President Barack Obama has nominated Janet Yellen as chair of the US Federal Reserve, the most powerful central banker in the world. Yellen, 67, the first woman to take the job, will replace Ben Bernanke in January and serve for four years. The current vice-chair of the central bank has spent two decades as a key figure at the Fed.
What the commentators said
This is no surprise, said Daniel Indiviglio on Breakingviews. She has been the favourite for the job ever since Obama’s first choice, Larry Summers, dropped out of the race. Even before that, many observers deemed her the better-qualified candidate. The timing of this appointment, however, looks designed “to calm the market”. Given the ongoing, and gradually worsening, jitters over the debt ceiling, “a little certainty is what global investors need from a politically chaotic Washington”.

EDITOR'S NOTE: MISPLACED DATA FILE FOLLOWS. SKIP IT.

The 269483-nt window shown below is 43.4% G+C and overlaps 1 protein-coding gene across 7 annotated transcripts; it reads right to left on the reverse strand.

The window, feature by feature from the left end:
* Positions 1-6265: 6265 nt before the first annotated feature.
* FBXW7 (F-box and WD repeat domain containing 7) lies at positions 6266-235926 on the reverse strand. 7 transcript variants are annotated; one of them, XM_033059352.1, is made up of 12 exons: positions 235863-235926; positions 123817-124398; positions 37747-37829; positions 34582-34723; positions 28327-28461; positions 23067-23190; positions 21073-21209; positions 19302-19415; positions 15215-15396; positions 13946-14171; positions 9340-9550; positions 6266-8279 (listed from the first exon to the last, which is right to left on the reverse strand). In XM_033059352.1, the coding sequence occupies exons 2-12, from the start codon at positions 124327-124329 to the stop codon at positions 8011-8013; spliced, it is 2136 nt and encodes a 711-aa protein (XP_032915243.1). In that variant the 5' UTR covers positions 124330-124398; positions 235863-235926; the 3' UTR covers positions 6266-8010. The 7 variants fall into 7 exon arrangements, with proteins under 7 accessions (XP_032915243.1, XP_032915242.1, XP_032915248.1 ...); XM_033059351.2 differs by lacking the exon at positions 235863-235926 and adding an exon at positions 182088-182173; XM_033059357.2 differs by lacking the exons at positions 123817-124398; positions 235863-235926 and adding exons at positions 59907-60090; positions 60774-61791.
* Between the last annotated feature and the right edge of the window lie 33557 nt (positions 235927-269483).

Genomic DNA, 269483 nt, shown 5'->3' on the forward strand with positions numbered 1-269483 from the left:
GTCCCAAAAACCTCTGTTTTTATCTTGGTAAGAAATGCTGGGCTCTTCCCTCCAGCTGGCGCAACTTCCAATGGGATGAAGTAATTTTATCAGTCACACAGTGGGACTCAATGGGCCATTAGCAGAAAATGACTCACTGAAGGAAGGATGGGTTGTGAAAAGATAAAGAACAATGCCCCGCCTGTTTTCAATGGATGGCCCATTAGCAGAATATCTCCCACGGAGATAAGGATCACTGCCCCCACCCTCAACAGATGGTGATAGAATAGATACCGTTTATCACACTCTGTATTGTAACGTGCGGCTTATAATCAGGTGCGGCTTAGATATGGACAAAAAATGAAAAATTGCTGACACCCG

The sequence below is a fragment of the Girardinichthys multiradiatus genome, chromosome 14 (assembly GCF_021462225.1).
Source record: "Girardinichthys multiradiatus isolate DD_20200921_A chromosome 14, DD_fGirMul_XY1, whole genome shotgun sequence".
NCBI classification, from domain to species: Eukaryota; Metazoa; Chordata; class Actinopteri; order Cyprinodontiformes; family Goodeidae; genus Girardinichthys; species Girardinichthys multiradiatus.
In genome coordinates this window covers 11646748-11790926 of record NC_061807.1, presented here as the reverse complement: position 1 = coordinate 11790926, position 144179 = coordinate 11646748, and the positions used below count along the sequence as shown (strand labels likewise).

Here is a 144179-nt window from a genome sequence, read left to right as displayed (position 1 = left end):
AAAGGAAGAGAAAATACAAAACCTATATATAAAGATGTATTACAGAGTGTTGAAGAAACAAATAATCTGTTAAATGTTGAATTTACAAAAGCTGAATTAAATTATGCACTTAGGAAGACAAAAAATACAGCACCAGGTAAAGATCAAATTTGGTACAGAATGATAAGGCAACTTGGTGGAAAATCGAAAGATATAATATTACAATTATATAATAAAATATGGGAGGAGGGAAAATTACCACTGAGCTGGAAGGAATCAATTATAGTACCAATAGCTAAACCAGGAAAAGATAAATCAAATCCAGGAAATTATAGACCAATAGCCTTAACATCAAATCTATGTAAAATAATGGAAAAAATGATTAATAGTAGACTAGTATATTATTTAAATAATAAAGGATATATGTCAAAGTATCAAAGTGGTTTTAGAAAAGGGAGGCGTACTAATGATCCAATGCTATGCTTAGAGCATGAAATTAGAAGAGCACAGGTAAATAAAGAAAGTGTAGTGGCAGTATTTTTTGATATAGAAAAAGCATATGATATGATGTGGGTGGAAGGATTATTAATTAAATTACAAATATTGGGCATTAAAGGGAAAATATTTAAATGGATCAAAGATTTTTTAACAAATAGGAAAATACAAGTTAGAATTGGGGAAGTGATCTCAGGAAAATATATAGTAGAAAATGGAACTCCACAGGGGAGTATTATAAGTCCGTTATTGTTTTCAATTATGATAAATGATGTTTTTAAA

“You could hardly find a safer pair of hands,” said Ambrose Evans-Pritchard on Telegraph.co.uk. Her experience stretches back to the Asian crisis, while she got the big calls right in recent years. She pushed for interest rate rises in 1996 to head off inflation and wean the economy off cheap credit. Overruled then, she was “quick to sense the danger” to the banking system from the subprime implosion. She later sided with inflation sceptics and backed quantitative easing, which also seems to have been a good call, said Evans-Pritchard. Core inflation in America is close to a 50-year low.
Yellen’s approach is a little more doveish than Bernanke’s, noted Capital Economics, so the upshot is that there is now a marginally greater chance that the Fed will fail to tighten monetary policy enough as the recovery gathers momentum, allowing inflation off the leash. For now, however, what she does or doesn’t do “seems somewhat academic”, said Jeremy Warner on Telegraph.co.uk. If the US government defaults there will almost certainly be a global recession regardless of the Fed’s actions.
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